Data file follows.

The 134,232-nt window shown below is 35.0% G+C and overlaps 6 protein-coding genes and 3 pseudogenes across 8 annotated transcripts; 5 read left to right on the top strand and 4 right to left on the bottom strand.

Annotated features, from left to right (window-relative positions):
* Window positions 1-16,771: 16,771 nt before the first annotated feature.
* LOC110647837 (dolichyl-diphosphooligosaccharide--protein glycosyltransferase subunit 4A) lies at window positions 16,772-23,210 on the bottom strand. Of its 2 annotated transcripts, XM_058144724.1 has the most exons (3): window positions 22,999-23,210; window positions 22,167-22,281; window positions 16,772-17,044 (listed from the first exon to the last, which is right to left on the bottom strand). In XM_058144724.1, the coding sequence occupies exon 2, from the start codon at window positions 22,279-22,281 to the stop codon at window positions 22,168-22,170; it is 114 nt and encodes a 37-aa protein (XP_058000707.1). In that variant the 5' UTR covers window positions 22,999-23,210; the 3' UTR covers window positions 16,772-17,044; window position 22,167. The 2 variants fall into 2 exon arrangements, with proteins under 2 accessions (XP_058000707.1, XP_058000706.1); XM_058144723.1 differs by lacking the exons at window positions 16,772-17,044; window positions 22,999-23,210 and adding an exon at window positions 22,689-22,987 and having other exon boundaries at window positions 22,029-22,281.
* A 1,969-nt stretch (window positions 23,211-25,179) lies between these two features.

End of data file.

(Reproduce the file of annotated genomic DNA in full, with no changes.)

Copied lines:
The 134,232-nt window shown below is 35.0% G+C and overlaps 6 protein-coding genes and 3 pseudogenes across 8 annotated transcripts; 5 read left to right on the top strand and 4 right to left on the bottom strand.

Annotated features, from left to right (window-relative positions):
* Window positions 1-16,771: 16,771 nt before the first annotated feature.
* LOC110647837 (dolichyl-diphosphooligosaccharide--protein glycosyltransferase subunit 4A) lies at window positions 16,772-23,210 on the bottom strand. Of its 2 annotated transcripts, XM_058144724.1 has the most exons (3): window positions 22,999-23,210; window positions 22,167-22,281; window positions 16,772-17,044 (listed from the first exon to the last, which is right to left on the bottom strand). In XM_058144724.1, the coding sequence occupies exon 2, from the start codon at window positions 22,279-22,281 to the stop codon at window positions 22,168-22,170; it is 114 nt and encodes a 37-aa protein (XP_058000707.1). In that variant the 5' UTR covers window positions 22,999-23,210; the 3' UTR covers window positions 16,772-17,044; window position 22,167. The 2 variants fall into 2 exon arrangements, with proteins under 2 accessions (XP_058000707.1, XP_058000706.1); XM_058144723.1 differs by lacking the exons at window positions 16,772-17,044; window positions 22,999-23,210 and adding an exon at window positions 22,689-22,987 and having other exon boundaries at window positions 22,029-22,281.
* A 1,969-nt stretch (window positions 23,211-25,179) lies between these two features.